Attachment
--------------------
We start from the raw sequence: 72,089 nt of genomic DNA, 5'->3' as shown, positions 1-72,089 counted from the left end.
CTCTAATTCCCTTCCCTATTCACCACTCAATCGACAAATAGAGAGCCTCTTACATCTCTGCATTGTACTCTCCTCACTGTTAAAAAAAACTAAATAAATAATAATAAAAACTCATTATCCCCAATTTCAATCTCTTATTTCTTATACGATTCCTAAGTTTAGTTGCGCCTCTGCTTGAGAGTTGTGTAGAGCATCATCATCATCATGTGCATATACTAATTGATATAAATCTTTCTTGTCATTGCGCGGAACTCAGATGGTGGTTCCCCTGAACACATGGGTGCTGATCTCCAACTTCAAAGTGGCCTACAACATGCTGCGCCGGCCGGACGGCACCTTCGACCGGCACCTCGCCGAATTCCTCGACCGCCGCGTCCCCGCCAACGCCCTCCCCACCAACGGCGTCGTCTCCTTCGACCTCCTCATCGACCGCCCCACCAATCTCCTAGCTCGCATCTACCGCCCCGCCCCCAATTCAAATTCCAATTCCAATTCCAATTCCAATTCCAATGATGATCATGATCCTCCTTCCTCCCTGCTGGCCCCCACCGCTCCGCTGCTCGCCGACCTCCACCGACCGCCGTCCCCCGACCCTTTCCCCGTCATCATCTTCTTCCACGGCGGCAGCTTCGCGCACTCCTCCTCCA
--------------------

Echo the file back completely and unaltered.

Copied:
We start from the raw sequence: 72,089 nt of genomic DNA, 5'->3' as shown, positions 1-72,089 counted from the left end.
CTCTAATTCCCTTCCCTATTCACCACTCAATCGACAAATAGAGAGCCTCTTACATCTCTGCATTGTACTCTCCTCACTGTTAAAAAAAACTAAATAAATAATAATAAAAACTCATTATCCCCAATTTCAATCTCTTATTTCTTATACGATTCCTAAGTTTAGTTGCGCCTCTGCTTGAGAGTTGTGTAGAGCATCATCATCATCATGTGCATATACTAATTGATATAAATCTTTCTTGTCATTGCGCGGAACTCAGATGGTGGTTCCCCTGAACACATGGGTGCTGATCTCCAACTTCAAAGTGGCCTACAACATGCTGCGCCGGCCGGACGGCACCTTCGACCGGCACCTCGCCGAATTCCTCGACCGCCGCGTCCCCGCCAACGCCCTCCCCACCAACGGCGTCGTCTCCTTCGACCTCCTCATCGACCGCCCCACCAATCTCCTAGCTCGCATCTACCGCCCCGCCCCCAATTCAAATTCCAATTCCAATTCCAATTCCAATTCCAATGATGATCATGATCCTCCTTCCTCCCTGCTGGCCCCCACCGCTCCGCTGCTCGCCGACCTCCACCGACCGCCGTCCCCCGACCCTTTCCCCGTCATCATCTTCTTCCACGGCGGCAGCTTCGCGCACTCCTCCTCCA